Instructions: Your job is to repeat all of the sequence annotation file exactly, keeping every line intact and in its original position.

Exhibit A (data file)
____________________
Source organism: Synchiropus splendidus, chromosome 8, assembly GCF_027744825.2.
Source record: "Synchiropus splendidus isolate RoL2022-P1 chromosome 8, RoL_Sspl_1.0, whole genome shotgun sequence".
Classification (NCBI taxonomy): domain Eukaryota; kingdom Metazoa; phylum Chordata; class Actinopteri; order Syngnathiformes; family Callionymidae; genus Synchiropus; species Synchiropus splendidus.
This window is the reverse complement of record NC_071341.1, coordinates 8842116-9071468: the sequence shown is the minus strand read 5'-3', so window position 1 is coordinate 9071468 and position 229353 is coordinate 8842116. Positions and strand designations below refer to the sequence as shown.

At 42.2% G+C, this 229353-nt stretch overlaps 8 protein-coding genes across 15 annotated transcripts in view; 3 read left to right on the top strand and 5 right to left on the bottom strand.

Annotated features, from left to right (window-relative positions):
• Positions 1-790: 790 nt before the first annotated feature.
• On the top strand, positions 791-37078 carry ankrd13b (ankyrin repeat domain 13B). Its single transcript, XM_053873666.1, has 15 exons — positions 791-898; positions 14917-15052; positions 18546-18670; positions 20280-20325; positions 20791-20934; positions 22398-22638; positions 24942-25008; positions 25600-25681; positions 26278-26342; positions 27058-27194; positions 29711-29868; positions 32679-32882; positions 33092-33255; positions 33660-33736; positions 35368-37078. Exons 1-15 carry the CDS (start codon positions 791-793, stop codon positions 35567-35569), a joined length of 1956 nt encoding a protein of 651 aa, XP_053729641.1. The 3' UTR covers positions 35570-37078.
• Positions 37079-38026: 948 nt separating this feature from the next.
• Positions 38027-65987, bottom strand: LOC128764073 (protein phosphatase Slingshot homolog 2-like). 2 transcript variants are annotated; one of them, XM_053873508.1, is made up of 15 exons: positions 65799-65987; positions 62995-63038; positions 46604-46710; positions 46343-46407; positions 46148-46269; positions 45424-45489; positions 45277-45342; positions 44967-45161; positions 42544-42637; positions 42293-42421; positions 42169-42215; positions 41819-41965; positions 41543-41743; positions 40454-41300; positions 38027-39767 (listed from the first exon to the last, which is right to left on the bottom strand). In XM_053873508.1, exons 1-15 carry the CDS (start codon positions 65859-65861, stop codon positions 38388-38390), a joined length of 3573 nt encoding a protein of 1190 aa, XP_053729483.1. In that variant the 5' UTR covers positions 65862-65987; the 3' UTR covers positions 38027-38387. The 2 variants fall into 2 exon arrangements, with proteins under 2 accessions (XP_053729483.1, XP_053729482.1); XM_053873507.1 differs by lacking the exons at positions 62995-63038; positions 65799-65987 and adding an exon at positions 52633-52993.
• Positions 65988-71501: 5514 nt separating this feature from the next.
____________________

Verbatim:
Source organism: Synchiropus splendidus, chromosome 8, assembly GCF_027744825.2.
Source record: "Synchiropus splendidus isolate RoL2022-P1 chromosome 8, RoL_Sspl_1.0, whole genome shotgun sequence".
Classification (NCBI taxonomy): domain Eukaryota; kingdom Metazoa; phylum Chordata; class Actinopteri; order Syngnathiformes; family Callionymidae; genus Synchiropus; species Synchiropus splendidus.
This window is the reverse complement of record NC_071341.1, coordinates 8842116-9071468: the sequence shown is the minus strand read 5'-3', so window position 1 is coordinate 9071468 and position 229353 is coordinate 8842116. Positions and strand designations below refer to the sequence as shown.

At 42.2% G+C, this 229353-nt stretch overlaps 8 protein-coding genes across 15 annotated transcripts in view; 3 read left to right on the top strand and 5 right to left on the bottom strand.

Annotated features, from left to right (window-relative positions):
• Positions 1-790: 790 nt before the first annotated feature.
• On the top strand, positions 791-37078 carry ankrd13b (ankyrin repeat domain 13B). Its single transcript, XM_053873666.1, has 15 exons — positions 791-898; positions 14917-15052; positions 18546-18670; positions 20280-20325; positions 20791-20934; positions 22398-22638; positions 24942-25008; positions 25600-25681; positions 26278-26342; positions 27058-27194; positions 29711-29868; positions 32679-32882; positions 33092-33255; positions 33660-33736; positions 35368-37078. Exons 1-15 carry the CDS (start codon positions 791-793, stop codon positions 35567-35569), a joined length of 1956 nt encoding a protein of 651 aa, XP_053729641.1. The 3' UTR covers positions 35570-37078.
• Positions 37079-38026: 948 nt separating this feature from the next.
• Positions 38027-65987, bottom strand: LOC128764073 (protein phosphatase Slingshot homolog 2-like). 2 transcript variants are annotated; one of them, XM_053873508.1, is made up of 15 exons: positions 65799-65987; positions 62995-63038; positions 46604-46710; positions 46343-46407; positions 46148-46269; positions 45424-45489; positions 45277-45342; positions 44967-45161; positions 42544-42637; positions 42293-42421; positions 42169-42215; positions 41819-41965; positions 41543-41743; positions 40454-41300; positions 38027-39767 (listed from the first exon to the last, which is right to left on the bottom strand). In XM_053873508.1, exons 1-15 carry the CDS (start codon positions 65859-65861, stop codon positions 38388-38390), a joined length of 3573 nt encoding a protein of 1190 aa, XP_053729483.1. In that variant the 5' UTR covers positions 65862-65987; the 3' UTR covers positions 38027-38387. The 2 variants fall into 2 exon arrangements, with proteins under 2 accessions (XP_053729483.1, XP_053729482.1); XM_053873507.1 differs by lacking the exons at positions 62995-63038; positions 65799-65987 and adding an exon at positions 52633-52993.
• Positions 65988-71501: 5514 nt separating this feature from the next.